Although many Texas residents may agree that divorce is a serious societal problem, statistics actually show improvements in divorce rates among some demographic groups in modern days. An evaluation of statistics from 2013 demonstrates that a smaller percentage of individuals in their 20s have ended a first marriage than in the 1960s and 1980s. In fact, the 1960 divorce rate for younger individuals is higher than the 2013 rate among all people under 30 years of age. At 30 years old, the 2013 rates increase dramatically in comparison. The 2013 divorce rates surpass those for the 1980s beginning at the 40-year-old mark.
While contemporary divorce rates are lower among younger couples, the rates dramatically exceed those of earlier decades for those who are at least 40 years old. The 2013 statistics peak for those ranging from 55 to 65 in age. In comparing different marital statuses for 2013, the numbers are nearly equal for 60-year-olds who are in their first marriages and for those who have ended at least one marriage. The number of individuals in a first marriage tends to exceed the number who have divorced at nearly all other age ranges.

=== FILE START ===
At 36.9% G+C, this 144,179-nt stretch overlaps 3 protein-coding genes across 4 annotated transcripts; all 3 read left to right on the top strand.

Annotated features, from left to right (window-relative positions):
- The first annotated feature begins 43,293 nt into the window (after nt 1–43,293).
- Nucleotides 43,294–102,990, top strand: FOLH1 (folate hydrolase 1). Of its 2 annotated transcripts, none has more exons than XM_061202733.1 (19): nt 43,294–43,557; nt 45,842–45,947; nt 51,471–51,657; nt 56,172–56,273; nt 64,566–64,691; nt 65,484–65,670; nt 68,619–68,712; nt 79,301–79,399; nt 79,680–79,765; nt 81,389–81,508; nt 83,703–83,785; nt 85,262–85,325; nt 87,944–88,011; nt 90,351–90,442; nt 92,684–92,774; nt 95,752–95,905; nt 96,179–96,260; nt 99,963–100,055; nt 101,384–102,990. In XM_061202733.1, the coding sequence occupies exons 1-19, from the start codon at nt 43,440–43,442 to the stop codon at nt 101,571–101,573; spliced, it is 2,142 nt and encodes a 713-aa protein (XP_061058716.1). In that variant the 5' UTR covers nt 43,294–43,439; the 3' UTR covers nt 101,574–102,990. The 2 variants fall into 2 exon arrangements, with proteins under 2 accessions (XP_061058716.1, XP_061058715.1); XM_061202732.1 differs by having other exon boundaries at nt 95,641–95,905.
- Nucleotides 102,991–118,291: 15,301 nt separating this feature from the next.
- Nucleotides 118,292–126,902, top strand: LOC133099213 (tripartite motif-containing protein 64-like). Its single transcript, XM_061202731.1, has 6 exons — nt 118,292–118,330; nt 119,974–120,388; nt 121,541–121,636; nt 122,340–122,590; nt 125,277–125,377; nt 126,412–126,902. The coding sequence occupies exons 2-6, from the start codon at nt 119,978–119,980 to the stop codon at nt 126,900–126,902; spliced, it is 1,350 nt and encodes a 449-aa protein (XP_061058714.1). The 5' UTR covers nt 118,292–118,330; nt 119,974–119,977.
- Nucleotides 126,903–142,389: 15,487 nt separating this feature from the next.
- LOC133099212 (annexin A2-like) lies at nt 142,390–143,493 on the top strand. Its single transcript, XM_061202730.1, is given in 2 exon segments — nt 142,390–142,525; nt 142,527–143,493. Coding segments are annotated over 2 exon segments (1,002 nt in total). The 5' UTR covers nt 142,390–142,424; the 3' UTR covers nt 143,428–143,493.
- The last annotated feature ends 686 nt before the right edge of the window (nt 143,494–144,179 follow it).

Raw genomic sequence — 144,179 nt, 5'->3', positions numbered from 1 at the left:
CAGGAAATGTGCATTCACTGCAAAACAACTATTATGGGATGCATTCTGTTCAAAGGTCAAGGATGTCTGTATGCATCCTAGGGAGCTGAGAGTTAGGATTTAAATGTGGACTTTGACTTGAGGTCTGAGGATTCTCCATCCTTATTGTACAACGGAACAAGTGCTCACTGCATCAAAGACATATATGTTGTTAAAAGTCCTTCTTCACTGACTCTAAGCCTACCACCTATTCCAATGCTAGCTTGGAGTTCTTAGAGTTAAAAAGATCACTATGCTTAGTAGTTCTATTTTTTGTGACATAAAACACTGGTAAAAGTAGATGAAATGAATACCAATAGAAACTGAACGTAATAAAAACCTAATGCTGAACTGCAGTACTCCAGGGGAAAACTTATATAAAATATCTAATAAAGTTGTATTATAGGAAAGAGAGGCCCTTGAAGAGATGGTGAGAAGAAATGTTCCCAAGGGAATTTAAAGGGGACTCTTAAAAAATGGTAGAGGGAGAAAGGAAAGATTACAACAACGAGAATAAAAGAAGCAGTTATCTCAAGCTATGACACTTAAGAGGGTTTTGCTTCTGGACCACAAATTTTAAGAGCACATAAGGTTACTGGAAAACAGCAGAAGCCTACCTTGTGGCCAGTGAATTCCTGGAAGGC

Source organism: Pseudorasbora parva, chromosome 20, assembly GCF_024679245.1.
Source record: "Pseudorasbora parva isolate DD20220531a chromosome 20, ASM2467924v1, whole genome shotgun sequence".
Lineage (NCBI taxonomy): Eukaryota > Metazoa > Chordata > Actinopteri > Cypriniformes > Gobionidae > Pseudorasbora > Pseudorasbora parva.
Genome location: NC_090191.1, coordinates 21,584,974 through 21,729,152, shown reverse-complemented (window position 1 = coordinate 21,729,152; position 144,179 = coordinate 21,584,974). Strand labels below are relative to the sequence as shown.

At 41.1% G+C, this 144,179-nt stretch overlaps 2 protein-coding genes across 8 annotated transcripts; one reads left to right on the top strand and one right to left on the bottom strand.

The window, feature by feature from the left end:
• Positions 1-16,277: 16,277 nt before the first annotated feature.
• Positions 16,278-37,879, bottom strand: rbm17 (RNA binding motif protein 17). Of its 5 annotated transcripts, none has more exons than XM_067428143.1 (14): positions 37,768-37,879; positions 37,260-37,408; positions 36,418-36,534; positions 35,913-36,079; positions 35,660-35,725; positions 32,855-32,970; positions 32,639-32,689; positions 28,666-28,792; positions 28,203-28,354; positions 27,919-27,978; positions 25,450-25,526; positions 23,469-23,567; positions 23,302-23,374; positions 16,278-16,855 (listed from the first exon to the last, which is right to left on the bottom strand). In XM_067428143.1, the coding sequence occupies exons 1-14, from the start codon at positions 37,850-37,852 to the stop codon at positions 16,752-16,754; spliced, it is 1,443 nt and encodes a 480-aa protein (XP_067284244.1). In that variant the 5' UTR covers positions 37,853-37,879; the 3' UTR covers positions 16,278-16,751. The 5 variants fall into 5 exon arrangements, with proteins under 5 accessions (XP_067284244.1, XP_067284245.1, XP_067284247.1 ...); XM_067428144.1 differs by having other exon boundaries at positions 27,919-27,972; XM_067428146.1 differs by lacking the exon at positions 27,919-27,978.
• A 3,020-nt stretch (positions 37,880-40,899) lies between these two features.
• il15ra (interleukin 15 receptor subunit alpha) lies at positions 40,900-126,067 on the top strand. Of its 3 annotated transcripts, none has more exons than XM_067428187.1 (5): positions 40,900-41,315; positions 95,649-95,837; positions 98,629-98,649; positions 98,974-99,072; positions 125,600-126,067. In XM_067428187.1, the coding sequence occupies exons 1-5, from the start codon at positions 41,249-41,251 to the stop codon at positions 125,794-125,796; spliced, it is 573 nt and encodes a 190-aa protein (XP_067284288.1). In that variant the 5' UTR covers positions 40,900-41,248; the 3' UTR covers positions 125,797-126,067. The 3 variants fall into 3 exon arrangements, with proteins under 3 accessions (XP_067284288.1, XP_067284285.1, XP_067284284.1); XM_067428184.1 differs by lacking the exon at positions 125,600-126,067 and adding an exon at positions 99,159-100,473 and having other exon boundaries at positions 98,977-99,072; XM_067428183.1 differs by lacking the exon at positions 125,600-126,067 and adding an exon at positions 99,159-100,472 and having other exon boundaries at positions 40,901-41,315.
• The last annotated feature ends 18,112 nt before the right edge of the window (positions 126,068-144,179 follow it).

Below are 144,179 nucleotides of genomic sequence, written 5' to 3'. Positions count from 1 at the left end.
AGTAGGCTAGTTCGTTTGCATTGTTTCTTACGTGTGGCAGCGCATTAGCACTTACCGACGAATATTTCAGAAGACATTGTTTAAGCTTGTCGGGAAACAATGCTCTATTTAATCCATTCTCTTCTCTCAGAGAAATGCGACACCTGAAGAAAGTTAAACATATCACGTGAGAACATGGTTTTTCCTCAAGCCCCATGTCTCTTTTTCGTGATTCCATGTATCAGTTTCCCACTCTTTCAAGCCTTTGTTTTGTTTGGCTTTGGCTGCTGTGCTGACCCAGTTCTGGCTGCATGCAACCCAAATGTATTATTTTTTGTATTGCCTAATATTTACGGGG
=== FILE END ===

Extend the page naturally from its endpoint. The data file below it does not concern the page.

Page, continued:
An individual might draw conclusions about the potential for facing the end of a marriage based on these statistics. However, statistics don’t determine the course of a particular relationship. Rather, they provide an understanding of trends that might be influenced by numerous factors. If many of today’s young people wait to marry because of the pursuit of career goals, for example, then divorce trends might not spike until a later age range.
An individual who is contemplating divorce might wonder if there is a best time to bring that action. It may help to discuss the issues of concern with a family law attorney to determine how factors such as retirement, child rearing and finances would be affected by the action.